Account Aggregators Are Here. Almost.
A customer makes a payment on his digital wallet, in Bengaluru. (Photographer: Samyukta Lakshmi/Bloomberg)

Account Aggregators Are Here. Almost.

Account aggregators, that promise to consolidate all your financial data in one place, allowing you to access services with a few clicks at a time, are closer to becoming a reality.

At least four banks, including HDFC Bank Ltd., ICICI Bank Ltd., Axis Bank Ltd. and IndusInd Bank Ltd., have started testing account aggregators services for a select set of customers, before they open up these platforms to everyone.

These banks have allowed access to over a few thousand users as part of the beta testing phase, said BG Mahesh, co-founder and chief executive officer of Sahamati—a collective working on popularising the account aggregator framework among financial services providers and users.

The beta testing started last week and is expected to last another few weeks before the framework is launched for all, Mahesh said.

Other banks, including State Bank of India, Federal Bank Ltd., Kotak Mahindra Bank Ltd. and IDFC First Bank are set to join the account aggregator framework shortly. Non-bank lenders such as Bajaj Finance Ltd., LendingKart and DMI Finance are also joining, Mahesh said. Sahamati is also in talks with insurers to join the framework.

Account aggregators Finvu, Onemoney, NADL and CAMS are working with these financial institutions, he said.

Why We Need Account Aggregators

Account aggregators are a set of non-banking financial companies, which work as technology intermediaries between companies seeking financial data of customers (financial information users) and those holding that data (financial information providers).

FIPs and FIUs include banks, non-bank lenders, insurance companies and mutual funds, who require financial information and documents from customers.

The account aggregator system hopes to ease data sharing between these various financial services players.

With a customer’s consent, the aggregator can digitally grab documents from your bank (FIP) and share it with another financial service provider (FIU). This, in turn, would mean customers don’t need to run around collecting documents to open accounts, get loans or access other financial products.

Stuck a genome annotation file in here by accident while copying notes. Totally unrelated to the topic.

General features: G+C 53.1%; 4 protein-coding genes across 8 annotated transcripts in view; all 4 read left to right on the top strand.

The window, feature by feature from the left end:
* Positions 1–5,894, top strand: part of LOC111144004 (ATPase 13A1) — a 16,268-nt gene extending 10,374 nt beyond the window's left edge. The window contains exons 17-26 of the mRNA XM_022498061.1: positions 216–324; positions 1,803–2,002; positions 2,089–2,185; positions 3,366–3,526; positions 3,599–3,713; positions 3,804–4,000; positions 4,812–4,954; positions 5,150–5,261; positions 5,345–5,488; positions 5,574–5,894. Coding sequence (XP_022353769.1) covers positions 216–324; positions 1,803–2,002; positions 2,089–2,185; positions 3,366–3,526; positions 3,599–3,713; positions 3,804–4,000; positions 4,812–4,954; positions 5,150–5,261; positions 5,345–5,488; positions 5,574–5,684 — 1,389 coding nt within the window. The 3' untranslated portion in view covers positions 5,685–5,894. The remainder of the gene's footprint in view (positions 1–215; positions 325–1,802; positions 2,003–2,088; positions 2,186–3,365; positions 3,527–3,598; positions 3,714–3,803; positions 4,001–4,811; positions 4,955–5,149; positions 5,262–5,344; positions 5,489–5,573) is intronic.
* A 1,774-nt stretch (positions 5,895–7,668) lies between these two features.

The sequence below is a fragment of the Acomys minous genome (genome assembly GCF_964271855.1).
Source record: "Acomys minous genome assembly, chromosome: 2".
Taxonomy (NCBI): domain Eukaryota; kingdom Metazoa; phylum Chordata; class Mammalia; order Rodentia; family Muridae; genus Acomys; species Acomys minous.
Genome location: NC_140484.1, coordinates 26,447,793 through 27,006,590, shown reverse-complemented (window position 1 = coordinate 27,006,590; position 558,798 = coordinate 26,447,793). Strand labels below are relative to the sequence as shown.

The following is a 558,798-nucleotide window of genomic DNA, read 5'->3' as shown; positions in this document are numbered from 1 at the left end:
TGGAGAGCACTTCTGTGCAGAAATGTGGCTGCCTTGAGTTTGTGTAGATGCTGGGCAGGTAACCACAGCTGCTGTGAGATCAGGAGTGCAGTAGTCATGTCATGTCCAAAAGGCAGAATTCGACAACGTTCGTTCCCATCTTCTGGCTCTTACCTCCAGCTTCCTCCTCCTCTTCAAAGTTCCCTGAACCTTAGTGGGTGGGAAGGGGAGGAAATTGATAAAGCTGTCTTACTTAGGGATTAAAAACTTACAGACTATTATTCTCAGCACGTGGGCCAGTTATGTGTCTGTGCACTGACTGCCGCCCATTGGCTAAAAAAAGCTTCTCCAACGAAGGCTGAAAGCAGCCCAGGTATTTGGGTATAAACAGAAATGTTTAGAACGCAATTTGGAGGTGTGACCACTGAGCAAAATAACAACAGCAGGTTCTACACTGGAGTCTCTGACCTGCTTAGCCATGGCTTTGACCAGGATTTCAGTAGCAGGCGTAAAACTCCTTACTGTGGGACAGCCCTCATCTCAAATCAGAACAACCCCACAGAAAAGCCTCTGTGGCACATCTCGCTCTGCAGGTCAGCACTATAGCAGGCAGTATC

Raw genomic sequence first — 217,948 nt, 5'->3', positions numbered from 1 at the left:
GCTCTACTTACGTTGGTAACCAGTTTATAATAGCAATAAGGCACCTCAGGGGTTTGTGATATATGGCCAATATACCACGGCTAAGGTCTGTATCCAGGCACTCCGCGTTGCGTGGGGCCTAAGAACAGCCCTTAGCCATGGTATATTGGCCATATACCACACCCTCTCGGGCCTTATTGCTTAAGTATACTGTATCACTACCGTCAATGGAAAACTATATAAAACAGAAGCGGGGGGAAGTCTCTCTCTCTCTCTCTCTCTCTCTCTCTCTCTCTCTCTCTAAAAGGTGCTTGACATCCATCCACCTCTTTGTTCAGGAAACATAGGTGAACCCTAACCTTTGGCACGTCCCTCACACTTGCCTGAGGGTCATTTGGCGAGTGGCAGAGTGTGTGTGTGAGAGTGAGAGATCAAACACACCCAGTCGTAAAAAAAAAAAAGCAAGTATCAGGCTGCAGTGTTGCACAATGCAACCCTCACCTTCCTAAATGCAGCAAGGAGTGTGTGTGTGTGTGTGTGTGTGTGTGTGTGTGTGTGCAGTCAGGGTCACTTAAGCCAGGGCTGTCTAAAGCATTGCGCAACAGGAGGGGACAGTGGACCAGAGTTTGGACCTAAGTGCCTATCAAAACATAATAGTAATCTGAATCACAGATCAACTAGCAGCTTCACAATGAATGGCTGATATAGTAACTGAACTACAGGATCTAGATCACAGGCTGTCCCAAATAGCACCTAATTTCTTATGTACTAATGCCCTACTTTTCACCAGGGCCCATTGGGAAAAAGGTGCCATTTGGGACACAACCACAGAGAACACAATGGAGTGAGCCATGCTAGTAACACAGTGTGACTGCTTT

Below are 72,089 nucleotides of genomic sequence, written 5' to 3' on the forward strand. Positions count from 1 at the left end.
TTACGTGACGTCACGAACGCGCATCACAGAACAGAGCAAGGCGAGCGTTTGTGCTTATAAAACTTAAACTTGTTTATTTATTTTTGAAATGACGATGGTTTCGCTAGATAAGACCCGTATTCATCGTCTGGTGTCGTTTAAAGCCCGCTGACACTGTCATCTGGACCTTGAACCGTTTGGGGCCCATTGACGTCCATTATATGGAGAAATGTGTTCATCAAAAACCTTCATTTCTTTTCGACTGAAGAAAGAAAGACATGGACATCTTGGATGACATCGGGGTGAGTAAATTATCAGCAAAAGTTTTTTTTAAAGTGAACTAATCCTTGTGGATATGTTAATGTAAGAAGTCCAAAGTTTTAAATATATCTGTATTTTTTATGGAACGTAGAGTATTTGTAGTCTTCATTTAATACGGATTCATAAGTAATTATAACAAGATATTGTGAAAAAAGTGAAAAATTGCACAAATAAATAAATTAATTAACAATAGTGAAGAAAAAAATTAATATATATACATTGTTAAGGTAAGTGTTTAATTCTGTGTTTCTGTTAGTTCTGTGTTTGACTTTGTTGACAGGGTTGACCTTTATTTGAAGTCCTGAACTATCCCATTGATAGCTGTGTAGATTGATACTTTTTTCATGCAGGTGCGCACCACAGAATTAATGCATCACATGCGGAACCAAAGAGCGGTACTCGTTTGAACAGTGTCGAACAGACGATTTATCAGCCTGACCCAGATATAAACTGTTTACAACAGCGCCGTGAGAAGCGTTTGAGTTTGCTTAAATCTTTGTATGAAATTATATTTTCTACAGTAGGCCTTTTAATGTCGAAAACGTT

In theory, everyone benefits. For customers, it cuts down the time taken in the process of accessing new financial services. For financial service providers, it makes the process of customer acquisition smoother.

What's On Offer

In the testing phase, banks have started with a small set of services that can be accessed if customers have their data available through an account aggregator.

"Some of these lenders have starting offering personal loans and small business loans on the platform," Mahesh said. "Currently, lending and personal finance management are available as use cases for account aggregators."

The financial services providers can come up with multiple use cases over time. This could include broader loan categories, opening bank accounts, investment products such as mutual fund schemes and even insurance plans. Sahamati is working with them through a consultative process, Mahesh said.

Nikhil Kumar, chief evangelist officer at Setu, said the use of a consent-based information framework for financial services, is a global first.

"The number of use cases which can be built on the account aggregator framework are huge," Kumar said. "It will allow for better underwriting of credit for customers and also help financial institutions provide customised financial services and products."

For consumers, the account aggregators can help make a number of financial transactions paperless and reduce the turnaround time. A simple authorisation to the account aggregator to share information from, say, your bank accounts with an asset management company, can help complete a transaction such as a mutual fund investment.

Similarly, you may be able to process a loan within minutes if you authorise your account aggregator to share information, such as your bank account statements, with the entity you are seeking a loan from.

"The information shared is in fully machine-readable format, which their (service provider's) underwriting models can use. So lets say a customer is seeking a loan, the lender can issue the approval within a couple of minutes, as they are able to access a customer's bank account details with their consent," Mahesh said.

Banks are going in, but with caution.

Shalini Warrier, executive director and business head retail at Federal Bank, thinks the account aggregator framework needs to mature.

"We're excited about the possibilities that account aggregation offers. We are well advanced on our certification journey," she said. "This capability will take time to evolve,however, and we need a larger number of financial institutions and customers to be on-boarded before we are able to use the platform to its full potential."

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